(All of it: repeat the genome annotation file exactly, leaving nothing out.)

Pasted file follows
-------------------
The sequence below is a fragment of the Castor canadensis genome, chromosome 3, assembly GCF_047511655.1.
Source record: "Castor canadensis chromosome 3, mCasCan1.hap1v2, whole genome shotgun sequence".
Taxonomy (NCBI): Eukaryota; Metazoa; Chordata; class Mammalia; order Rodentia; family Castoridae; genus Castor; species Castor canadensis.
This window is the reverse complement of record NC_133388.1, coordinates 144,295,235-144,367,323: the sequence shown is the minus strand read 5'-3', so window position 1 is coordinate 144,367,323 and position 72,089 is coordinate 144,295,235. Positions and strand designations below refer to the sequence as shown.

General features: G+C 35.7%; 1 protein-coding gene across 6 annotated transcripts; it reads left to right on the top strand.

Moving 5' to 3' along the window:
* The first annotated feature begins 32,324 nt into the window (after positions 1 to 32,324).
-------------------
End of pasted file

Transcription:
The sequence below is a fragment of the Castor canadensis genome, chromosome 3, assembly GCF_047511655.1.
Source record: "Castor canadensis chromosome 3, mCasCan1.hap1v2, whole genome shotgun sequence".
Taxonomy (NCBI): Eukaryota; Metazoa; Chordata; class Mammalia; order Rodentia; family Castoridae; genus Castor; species Castor canadensis.
This window is the reverse complement of record NC_133388.1, coordinates 144,295,235-144,367,323: the sequence shown is the minus strand read 5'-3', so window position 1 is coordinate 144,367,323 and position 72,089 is coordinate 144,295,235. Positions and strand designations below refer to the sequence as shown.

General features: G+C 35.7%; 1 protein-coding gene across 6 annotated transcripts; it reads left to right on the top strand.

Moving 5' to 3' along the window:
* The first annotated feature begins 32,324 nt into the window (after positions 1 to 32,324).